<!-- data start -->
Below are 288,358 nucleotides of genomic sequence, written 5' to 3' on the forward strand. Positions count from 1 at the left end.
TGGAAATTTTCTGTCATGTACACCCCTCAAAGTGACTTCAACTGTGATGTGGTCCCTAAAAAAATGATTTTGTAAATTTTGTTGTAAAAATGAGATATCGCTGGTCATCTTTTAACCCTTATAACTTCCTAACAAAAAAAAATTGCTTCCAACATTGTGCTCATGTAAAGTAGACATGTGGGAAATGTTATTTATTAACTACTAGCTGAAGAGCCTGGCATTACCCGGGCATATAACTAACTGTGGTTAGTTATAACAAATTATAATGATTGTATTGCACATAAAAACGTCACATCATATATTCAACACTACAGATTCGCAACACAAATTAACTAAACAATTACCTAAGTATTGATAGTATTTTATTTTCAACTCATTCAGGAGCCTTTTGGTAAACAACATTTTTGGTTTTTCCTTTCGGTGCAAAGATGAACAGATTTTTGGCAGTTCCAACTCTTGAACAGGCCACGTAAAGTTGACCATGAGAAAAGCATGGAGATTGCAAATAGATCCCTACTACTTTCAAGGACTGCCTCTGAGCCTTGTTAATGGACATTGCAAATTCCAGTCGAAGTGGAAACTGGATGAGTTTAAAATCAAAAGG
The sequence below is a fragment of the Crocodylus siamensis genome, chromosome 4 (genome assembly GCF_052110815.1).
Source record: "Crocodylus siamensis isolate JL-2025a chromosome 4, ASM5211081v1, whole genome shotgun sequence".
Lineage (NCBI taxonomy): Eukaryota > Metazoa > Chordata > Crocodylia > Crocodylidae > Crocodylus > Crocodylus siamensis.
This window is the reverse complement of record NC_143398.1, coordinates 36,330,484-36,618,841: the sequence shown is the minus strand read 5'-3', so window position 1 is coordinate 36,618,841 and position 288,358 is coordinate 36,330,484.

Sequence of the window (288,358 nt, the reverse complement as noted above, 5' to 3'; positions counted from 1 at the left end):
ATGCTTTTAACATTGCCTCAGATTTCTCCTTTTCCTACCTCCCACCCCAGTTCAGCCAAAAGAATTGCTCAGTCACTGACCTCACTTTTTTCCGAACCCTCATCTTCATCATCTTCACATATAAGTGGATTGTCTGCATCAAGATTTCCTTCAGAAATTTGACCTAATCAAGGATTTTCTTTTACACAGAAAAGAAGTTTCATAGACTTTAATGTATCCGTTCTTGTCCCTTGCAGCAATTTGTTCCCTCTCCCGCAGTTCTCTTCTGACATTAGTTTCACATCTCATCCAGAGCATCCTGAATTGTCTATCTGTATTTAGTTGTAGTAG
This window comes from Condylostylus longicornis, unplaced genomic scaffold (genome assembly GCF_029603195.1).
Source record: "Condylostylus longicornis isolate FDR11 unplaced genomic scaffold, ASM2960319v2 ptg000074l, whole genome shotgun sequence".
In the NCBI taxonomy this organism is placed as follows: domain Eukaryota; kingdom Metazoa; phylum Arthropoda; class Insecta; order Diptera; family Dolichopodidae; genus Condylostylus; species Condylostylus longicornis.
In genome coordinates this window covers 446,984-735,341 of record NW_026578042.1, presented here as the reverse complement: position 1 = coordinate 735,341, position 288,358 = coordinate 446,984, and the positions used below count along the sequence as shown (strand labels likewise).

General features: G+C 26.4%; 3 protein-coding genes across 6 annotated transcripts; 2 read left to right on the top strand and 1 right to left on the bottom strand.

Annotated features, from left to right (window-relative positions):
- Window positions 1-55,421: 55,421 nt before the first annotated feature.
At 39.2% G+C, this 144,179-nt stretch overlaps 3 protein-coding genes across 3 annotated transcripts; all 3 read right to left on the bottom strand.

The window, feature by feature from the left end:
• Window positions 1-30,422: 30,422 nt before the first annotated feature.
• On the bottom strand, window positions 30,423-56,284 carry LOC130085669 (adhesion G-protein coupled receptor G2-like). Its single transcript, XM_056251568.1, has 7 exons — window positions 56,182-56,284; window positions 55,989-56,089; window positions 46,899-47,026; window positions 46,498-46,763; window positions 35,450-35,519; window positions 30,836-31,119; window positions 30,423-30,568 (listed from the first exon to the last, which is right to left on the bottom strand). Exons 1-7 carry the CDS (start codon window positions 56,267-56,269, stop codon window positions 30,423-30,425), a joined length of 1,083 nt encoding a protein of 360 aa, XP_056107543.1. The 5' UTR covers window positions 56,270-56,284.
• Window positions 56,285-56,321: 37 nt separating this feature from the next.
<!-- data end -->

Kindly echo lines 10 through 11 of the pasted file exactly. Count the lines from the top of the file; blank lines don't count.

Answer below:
Source record: "Condylostylus longicornis isolate FDR11 unplaced genomic scaffold, ASM2960319v2 ptg000074l, whole genome shotgun sequence".
In the NCBI taxonomy this organism is placed as follows: domain Eukaryota; kingdom Metazoa; phylum Arthropoda; class Insecta; order Diptera; family Dolichopodidae; genus Condylostylus; species Condylostylus longicornis.